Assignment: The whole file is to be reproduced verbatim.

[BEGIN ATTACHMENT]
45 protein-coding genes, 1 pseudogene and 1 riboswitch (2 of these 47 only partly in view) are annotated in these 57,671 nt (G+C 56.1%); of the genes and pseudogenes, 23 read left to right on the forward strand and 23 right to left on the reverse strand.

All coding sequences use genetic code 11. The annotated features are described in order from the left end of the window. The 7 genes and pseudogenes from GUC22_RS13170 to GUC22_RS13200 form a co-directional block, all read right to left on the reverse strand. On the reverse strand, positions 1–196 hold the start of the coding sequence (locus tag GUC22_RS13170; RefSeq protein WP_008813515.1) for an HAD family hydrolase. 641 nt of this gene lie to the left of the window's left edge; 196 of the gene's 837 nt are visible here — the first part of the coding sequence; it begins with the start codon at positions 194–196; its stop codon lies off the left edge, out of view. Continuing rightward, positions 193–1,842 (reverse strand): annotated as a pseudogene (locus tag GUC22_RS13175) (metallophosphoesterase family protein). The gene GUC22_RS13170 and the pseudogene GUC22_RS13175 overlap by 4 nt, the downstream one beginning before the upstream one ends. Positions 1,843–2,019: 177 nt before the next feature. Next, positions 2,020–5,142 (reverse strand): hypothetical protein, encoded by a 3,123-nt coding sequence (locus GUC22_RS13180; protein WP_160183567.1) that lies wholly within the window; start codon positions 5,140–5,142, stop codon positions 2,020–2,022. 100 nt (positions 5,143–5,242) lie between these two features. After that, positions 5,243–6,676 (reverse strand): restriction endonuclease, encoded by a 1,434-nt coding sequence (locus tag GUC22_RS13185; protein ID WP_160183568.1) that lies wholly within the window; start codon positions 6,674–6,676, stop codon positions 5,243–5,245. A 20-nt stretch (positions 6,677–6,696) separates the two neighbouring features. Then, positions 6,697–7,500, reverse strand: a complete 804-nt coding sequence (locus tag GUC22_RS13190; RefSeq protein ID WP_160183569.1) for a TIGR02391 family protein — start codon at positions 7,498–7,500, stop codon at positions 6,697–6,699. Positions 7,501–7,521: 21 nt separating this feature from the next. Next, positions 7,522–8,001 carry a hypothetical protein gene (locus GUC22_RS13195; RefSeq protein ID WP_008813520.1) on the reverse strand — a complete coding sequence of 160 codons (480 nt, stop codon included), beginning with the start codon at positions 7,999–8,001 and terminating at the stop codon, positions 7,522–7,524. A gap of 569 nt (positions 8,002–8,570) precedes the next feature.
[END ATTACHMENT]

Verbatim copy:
45 protein-coding genes, 1 pseudogene and 1 riboswitch (2 of these 47 only partly in view) are annotated in these 57,671 nt (G+C 56.1%); of the genes and pseudogenes, 23 read left to right on the forward strand and 23 right to left on the reverse strand.

All coding sequences use genetic code 11. The annotated features are described in order from the left end of the window. The 7 genes and pseudogenes from GUC22_RS13170 to GUC22_RS13200 form a co-directional block, all read right to left on the reverse strand. On the reverse strand, positions 1–196 hold the start of the coding sequence (locus tag GUC22_RS13170; RefSeq protein WP_008813515.1) for an HAD family hydrolase. 641 nt of this gene lie to the left of the window's left edge; 196 of the gene's 837 nt are visible here — the first part of the coding sequence; it begins with the start codon at positions 194–196; its stop codon lies off the left edge, out of view. Continuing rightward, positions 193–1,842 (reverse strand): annotated as a pseudogene (locus tag GUC22_RS13175) (metallophosphoesterase family protein). The gene GUC22_RS13170 and the pseudogene GUC22_RS13175 overlap by 4 nt, the downstream one beginning before the upstream one ends. Positions 1,843–2,019: 177 nt before the next feature. Next, positions 2,020–5,142 (reverse strand): hypothetical protein, encoded by a 3,123-nt coding sequence (locus GUC22_RS13180; protein WP_160183567.1) that lies wholly within the window; start codon positions 5,140–5,142, stop codon positions 2,020–2,022. 100 nt (positions 5,143–5,242) lie between these two features. After that, positions 5,243–6,676 (reverse strand): restriction endonuclease, encoded by a 1,434-nt coding sequence (locus tag GUC22_RS13185; protein ID WP_160183568.1) that lies wholly within the window; start codon positions 6,674–6,676, stop codon positions 5,243–5,245. A 20-nt stretch (positions 6,677–6,696) separates the two neighbouring features. Then, positions 6,697–7,500, reverse strand: a complete 804-nt coding sequence (locus tag GUC22_RS13190; RefSeq protein ID WP_160183569.1) for a TIGR02391 family protein — start codon at positions 7,498–7,500, stop codon at positions 6,697–6,699. Positions 7,501–7,521: 21 nt separating this feature from the next. Next, positions 7,522–8,001 carry a hypothetical protein gene (locus GUC22_RS13195; RefSeq protein ID WP_008813520.1) on the reverse strand — a complete coding sequence of 160 codons (480 nt, stop codon included), beginning with the start codon at positions 7,999–8,001 and terminating at the stop codon, positions 7,522–7,524. A gap of 569 nt (positions 8,002–8,570) precedes the next feature.